Unity Game Development

The Game Development Tips Every Indie Developer Needs To Know

by Rebecca McCready & Steve Halliwell · June 10, 2022

Whether you’re a newcomer to game development or an experienced veteran, we’re never above some good tips. In this article, we’ll be going from the common, to hard earned, to trite but true.

Tool Tips

Version Control.

Yes, we are starting with the boring one; but if this is all you read of this article, then you’ve taken the most important part. All projects, no matter how big or small, need version control of some sort. Be that git, svn, perforce, or another; as soon as you start the project or open the editor, set up the repository. Commit often and back that up. Now it doesn’t matter if the editor crashes, or you accidentally saved over something, or you run out of undos. Want to know what the game was like before the last playtest? It’s two mouse clicks away.

Be wary of the silver bullet.

There are so many tools to choose from now: Unity, Unreal, Godot, Gamemaker, and more. You should leverage them, but keep an eye on their limitations. There is no one size fits all, there is no silver bullet.

Vendor lock-in.

Speaking of engines, take time to reflect on how much of your work is making the game and how much is fighting the tool. There’s danger in becoming an expert in the tool’s idiosyncrasies at the expense of the underlying game development skills. If you can make it in Unity, could you make it in Unreal? If tomorrow we all had to move to html5 games with javascript, could we still ply our trade?

Speed.

The rate at which you write code, push verts, paint textures, or thrash through designs matters far more than we might like to admit. Get comfortable with your IDE, authoring tool, spreadsheets, etc. Setting aside time is money. In games, iteration is key, and the faster we can iterate the better the product can be. Get stuck into the hot keys, experiment with different input devices, technologies, and workflows.

Process Tips

It’s dangerous to go alone.

Game development is multidisciplinary. Games made by a single individual are the exception not the rule. This has far reaching implications. Primarily though, how we interact with peers impacts what, and how, we can develop. Communication skills are often undervalued, but weaknesses in communication are often the cause of a project’s downfall.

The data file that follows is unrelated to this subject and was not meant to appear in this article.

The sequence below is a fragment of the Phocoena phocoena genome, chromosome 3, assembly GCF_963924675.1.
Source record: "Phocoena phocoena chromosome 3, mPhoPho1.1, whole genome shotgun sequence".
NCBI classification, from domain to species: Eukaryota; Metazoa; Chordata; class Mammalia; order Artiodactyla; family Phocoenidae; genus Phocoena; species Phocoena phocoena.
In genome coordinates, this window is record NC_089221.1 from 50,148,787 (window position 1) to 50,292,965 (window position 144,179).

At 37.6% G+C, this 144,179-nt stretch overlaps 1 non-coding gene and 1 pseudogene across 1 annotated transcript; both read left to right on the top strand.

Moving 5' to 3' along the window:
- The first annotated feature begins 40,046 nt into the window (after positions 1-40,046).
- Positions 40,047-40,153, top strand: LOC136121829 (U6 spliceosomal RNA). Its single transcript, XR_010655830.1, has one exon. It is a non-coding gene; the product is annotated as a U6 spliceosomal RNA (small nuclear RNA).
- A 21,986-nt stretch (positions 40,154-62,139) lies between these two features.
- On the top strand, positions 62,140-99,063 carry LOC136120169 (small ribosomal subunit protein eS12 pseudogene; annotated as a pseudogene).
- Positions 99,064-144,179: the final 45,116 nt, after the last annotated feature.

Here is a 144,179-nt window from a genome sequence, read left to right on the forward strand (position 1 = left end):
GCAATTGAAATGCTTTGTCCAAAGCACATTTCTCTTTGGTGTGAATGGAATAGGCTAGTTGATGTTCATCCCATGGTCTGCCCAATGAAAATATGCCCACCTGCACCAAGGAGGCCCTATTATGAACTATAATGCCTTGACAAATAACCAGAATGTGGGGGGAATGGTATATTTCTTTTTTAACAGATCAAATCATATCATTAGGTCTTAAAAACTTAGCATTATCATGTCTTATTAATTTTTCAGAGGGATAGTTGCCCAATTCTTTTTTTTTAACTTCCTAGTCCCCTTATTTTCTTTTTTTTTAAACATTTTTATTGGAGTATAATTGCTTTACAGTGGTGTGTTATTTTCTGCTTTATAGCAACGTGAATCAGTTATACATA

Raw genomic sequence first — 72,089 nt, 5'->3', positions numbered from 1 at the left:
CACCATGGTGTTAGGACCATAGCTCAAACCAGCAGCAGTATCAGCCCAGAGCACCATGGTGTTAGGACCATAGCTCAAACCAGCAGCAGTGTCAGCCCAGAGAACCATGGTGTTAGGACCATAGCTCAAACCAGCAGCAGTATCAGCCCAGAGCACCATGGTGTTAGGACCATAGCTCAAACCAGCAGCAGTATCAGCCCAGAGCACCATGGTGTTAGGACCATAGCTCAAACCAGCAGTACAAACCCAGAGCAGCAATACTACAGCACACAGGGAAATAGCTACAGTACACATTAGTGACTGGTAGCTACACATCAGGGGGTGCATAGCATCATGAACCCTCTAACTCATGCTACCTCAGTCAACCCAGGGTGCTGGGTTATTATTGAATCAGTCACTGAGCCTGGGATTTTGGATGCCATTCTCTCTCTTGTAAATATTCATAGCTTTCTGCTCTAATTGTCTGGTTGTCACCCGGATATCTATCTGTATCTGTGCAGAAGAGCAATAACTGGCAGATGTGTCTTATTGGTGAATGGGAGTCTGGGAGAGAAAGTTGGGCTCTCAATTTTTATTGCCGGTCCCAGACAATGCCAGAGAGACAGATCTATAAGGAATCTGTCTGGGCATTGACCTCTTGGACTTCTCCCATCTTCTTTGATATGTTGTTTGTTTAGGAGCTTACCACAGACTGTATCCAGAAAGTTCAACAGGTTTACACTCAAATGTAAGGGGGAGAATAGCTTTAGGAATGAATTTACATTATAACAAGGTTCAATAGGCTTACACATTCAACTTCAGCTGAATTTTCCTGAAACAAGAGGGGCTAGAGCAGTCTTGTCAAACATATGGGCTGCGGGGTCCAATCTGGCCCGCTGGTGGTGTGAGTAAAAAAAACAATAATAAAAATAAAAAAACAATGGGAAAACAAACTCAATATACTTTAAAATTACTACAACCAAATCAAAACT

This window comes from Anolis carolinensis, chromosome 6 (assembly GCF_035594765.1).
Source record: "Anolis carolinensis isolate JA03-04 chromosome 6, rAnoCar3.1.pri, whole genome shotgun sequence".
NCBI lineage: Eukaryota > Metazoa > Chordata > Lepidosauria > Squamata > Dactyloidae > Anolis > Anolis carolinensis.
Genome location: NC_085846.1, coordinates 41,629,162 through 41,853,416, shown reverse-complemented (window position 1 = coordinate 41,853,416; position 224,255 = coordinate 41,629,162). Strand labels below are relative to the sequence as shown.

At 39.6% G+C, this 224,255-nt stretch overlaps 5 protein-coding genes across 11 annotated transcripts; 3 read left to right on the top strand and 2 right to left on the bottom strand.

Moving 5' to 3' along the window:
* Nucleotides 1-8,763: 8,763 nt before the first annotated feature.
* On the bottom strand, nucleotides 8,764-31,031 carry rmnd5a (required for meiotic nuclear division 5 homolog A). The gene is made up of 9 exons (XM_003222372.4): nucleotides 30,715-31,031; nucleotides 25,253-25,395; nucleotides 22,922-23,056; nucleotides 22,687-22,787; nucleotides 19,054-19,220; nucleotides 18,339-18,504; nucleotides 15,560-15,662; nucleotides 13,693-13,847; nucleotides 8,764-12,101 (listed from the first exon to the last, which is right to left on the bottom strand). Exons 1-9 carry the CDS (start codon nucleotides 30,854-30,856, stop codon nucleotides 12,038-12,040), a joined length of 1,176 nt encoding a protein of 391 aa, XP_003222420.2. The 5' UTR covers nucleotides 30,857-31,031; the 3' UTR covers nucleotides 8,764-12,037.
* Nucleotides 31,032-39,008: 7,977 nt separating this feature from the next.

For Love or Gold?

Are you making something because you want to make it, because it is art, or because you can’t not make it? Or are you making entertainment that people pay for? If the former, then the next few points maybe don’t matter as much. If it’s just your time and it’s just for you, go for it. But if this is a product…

Who’s having fun? You or the player?

An oldie but a goodie. Game development is fraught with traps for its creators. When making a fun toy it’s very easy to get stuck simply playing with the fun toy. Is that making the product better for the player? For example, programmers are often tempted to start from scratch, or pioneer some cool tech. But if the desired design could be achieved with a physics engine and state machine then how can you justify increased risk and longer development time that winds up delivering the same experience to the player.

Fail Fast, Fail Often, Find the Fun.

Everyone seems to know this one but it’s hard to live it. We have to kill our darlings, we have to rush to something playable. We cannot know if the concept holds water until players are playing it, and are they having the player stories we intended.

Feedback.

Speaking of players, you need their feedback. You need to have people play the thing, you need to watch them, you probably want to record them. You want to interview them or send them questionnaires. Do their experiences match your intended design?

How do you get playtesters though?

First playtesters are often your family and friends, but use with caution, they probably don’t want to hurt your feelings and they might not be your target market. Most areas will have a local game dev scene that runs get togethers where you can share builds and playtest each other’s stuff.

Scope.

Halve it, now halve it again. It’s probably still too big. It’s so tempting to put all the ideas and bells and whistles in, but you can’t. Eventually the game must ship, preferably in a well polished state. The more focused the scope, the better. Scope creep is an issue here too, those moments of ‘wouldn’t it be cool if…’. Most often yes ‘it would be cool if…’ but maybe there isn’t time right now, it’s highly recommended to keep a ‘version 2 list’ of all the cool stuff you wish you could add. Getting that out of your head, makes it easier to move forward on the task at hand.

Moving Forward

If you’re struggling with developing your own game, reach out. Got a great idea but not the time? AIR has the experience and skills to assist you in bringing your ideas into life. Send us an email or give us a call for more information and a free consultation.

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